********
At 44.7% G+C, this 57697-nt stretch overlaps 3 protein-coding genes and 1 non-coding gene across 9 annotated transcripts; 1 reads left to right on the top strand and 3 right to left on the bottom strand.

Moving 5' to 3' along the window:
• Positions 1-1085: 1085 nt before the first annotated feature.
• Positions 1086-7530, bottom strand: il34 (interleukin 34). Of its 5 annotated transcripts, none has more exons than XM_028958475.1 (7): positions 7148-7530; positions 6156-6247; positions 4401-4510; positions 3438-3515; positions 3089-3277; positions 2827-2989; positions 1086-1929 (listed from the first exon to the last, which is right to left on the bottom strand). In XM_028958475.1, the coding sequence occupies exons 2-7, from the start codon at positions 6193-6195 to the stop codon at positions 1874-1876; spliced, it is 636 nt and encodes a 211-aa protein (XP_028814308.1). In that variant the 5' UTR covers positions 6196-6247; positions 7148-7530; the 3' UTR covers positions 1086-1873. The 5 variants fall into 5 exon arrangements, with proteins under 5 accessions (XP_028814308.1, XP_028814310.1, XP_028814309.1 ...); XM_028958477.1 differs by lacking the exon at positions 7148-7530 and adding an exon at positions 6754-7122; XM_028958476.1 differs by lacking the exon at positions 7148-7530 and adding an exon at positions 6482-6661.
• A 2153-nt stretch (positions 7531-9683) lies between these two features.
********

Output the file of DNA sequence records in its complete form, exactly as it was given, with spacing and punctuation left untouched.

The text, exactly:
At 44.7% G+C, this 57697-nt stretch overlaps 3 protein-coding genes and 1 non-coding gene across 9 annotated transcripts; 1 reads left to right on the top strand and 3 right to left on the bottom strand.

Moving 5' to 3' along the window:
• Positions 1-1085: 1085 nt before the first annotated feature.
• Positions 1086-7530, bottom strand: il34 (interleukin 34). Of its 5 annotated transcripts, none has more exons than XM_028958475.1 (7): positions 7148-7530; positions 6156-6247; positions 4401-4510; positions 3438-3515; positions 3089-3277; positions 2827-2989; positions 1086-1929 (listed from the first exon to the last, which is right to left on the bottom strand). In XM_028958475.1, the coding sequence occupies exons 2-7, from the start codon at positions 6193-6195 to the stop codon at positions 1874-1876; spliced, it is 636 nt and encodes a 211-aa protein (XP_028814308.1). In that variant the 5' UTR covers positions 6196-6247; positions 7148-7530; the 3' UTR covers positions 1086-1873. The 5 variants fall into 5 exon arrangements, with proteins under 5 accessions (XP_028814308.1, XP_028814310.1, XP_028814309.1 ...); XM_028958477.1 differs by lacking the exon at positions 7148-7530 and adding an exon at positions 6754-7122; XM_028958476.1 differs by lacking the exon at positions 7148-7530 and adding an exon at positions 6482-6661.
• A 2153-nt stretch (positions 7531-9683) lies between these two features.